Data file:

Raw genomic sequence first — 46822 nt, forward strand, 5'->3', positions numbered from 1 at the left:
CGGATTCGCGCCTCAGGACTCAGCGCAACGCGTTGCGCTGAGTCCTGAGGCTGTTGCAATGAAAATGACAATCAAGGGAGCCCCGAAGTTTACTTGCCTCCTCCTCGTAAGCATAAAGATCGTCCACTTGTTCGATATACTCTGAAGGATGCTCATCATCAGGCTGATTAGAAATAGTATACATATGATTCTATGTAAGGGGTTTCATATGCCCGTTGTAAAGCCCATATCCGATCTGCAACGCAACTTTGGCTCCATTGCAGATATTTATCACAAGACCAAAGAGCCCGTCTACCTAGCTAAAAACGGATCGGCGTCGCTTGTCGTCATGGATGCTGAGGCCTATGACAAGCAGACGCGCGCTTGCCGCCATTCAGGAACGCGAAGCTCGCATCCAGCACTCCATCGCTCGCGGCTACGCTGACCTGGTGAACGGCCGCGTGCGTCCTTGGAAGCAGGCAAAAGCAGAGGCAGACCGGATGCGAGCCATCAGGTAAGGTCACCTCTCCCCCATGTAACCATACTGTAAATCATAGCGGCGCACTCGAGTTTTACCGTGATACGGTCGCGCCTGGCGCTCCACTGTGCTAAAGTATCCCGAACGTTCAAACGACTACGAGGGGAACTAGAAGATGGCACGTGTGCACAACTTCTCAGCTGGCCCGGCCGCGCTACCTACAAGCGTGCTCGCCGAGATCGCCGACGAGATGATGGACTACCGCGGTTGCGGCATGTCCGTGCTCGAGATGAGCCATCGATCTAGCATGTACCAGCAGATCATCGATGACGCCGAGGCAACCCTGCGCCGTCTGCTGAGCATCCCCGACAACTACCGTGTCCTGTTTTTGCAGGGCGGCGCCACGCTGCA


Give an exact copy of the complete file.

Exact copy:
Raw genomic sequence first — 46822 nt, forward strand, 5'->3', positions numbered from 1 at the left:
CGGATTCGCGCCTCAGGACTCAGCGCAACGCGTTGCGCTGAGTCCTGAGGCTGTTGCAATGAAAATGACAATCAAGGGAGCCCCGAAGTTTACTTGCCTCCTCCTCGTAAGCATAAAGATCGTCCACTTGTTCGATATACTCTGAAGGATGCTCATCATCAGGCTGATTAGAAATAGTATACATATGATTCTATGTAAGGGGTTTCATATGCCCGTTGTAAAGCCCATATCCGATCTGCAACGCAACTTTGGCTCCATTGCAGATATTTATCACAAGACCAAAGAGCCCGTCTACCTAGCTAAAAACGGATCGGCGTCGCTTGTCGTCATGGATGCTGAGGCCTATGACAAGCAGACGCGCGCTTGCCGCCATTCAGGAACGCGAAGCTCGCATCCAGCACTCCATCGCTCGCGGCTACGCTGACCTGGTGAACGGCCGCGTGCGTCCTTGGAAGCAGGCAAAAGCAGAGGCAGACCGGATGCGAGCCATCAGGTAAGGTCACCTCTCCCCCATGTAACCATACTGTAAATCATAGCGGCGCACTCGAGTTTTACCGTGATACGGTCGCGCCTGGCGCTCCACTGTGCTAAAGTATCCCGAACGTTCAAACGACTACGAGGGGAACTAGAAGATGGCACGTGTGCACAACTTCTCAGCTGGCCCGGCCGCGCTACCTACAAGCGTGCTCGCCGAGATCGCCGACGAGATGATGGACTACCGCGGTTGCGGCATGTCCGTGCTCGAGATGAGCCATCGATCTAGCATGTACCAGCAGATCATCGATGACGCCGAGGCAACCCTGCGCCGTCTGCTGAGCATCCCCGACAACTACCGTGTCCTGTTTTTGCAGGGCGGCGCCACGCTGCA